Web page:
A couple weeks ago, while playing connect 4, I mentioned to a friend that Connect 4 is a solved game. In other words, given optimal play by the first player, he or she will always win. My friend, getting the gist of the concept, then asked: "So if I could remember how to play optimally, I could always win?" Sadly, I had to explain that there were far too many moves for him to remember. However, I suddenly realized that if I could combine computer vision and a perfect AI, I could actually always win against my friends.

How It Works

Our Google Glass application takes a picture and sends it to an EC2 Apache Tomcat Server using a POST request. Then at the server, OpenCV is used to transform the picture into a computer readable board. The board is then passed as a string of moves to a Connect 4 perfect play engine, which returns the optimal move to the Google Glass.


Using OpenCV to get the board from a picture. Installing all the necessary components to an AWS server. Using JNI to run C code in Java. Meshing JNI with Tomcat. Creating a Google Glass application for the first time. Android file transfer protocol.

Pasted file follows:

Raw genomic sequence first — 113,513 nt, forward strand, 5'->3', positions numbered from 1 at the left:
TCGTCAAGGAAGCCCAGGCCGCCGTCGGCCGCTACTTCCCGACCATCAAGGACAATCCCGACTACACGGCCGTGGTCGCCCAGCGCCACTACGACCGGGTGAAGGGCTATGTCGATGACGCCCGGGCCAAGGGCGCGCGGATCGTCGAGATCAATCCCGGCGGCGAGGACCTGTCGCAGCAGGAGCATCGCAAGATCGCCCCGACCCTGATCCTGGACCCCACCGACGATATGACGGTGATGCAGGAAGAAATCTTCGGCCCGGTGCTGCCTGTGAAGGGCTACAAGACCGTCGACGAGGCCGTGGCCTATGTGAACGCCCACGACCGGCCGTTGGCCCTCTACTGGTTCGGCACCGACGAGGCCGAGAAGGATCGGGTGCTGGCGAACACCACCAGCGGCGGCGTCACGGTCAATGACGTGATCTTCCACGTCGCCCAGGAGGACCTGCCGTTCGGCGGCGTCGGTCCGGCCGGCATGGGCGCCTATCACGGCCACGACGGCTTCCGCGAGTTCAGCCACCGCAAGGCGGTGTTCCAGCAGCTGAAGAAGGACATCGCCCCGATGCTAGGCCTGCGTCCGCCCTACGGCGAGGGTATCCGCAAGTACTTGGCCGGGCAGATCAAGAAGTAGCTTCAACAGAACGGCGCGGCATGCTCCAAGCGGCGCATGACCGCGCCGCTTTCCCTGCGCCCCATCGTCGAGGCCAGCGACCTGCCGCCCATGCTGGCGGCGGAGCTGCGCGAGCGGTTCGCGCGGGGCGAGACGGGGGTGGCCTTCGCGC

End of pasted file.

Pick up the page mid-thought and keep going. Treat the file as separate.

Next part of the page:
Being able to return a computer readable board from a picture. Porting a 16 bit AI engine to a 32 bit operating system. Being able to return the optimal move given a Connect 4 board.

What We Learned

First and foremost, we learned a lot about working with computer vision. Secondly, we learned a lot about cross platform development, as we had to integrate a mobile Google Glass with a Java server which had to further call C-code.

What's Next

The computer vision is the part that could use the most improvement. Computer vision is still a relatively new field, and due to our inexperience with the technology, we had to stick to pretty simple approaches for the object recognition. In the future, with more time for experimentation, we should be able to develop a more versatile computer vision system that can recognize a board in even the most tricky environments.

Looking at the bigger picture, although this project may not seem to have any significant impact, it represents everything wearable computing could be. Wearable computing's niche is in its impact on daily interactions. Many of the things wearable computing can accomplish are impossible for phones and computers. Wearable computing has the potential to assist you in every facet of your life, whether it be remembering names, knowing where to go, or even playing connect 4.

As of now, the product that is the closest to what I thought Google Glass could be would be the Microsoft Hololens. Although simply displaying the column of the best move is functional, it would be far more amazing if one could project a hologram onto the connect 4 board, for example. Perhaps that's where this app will head to next.

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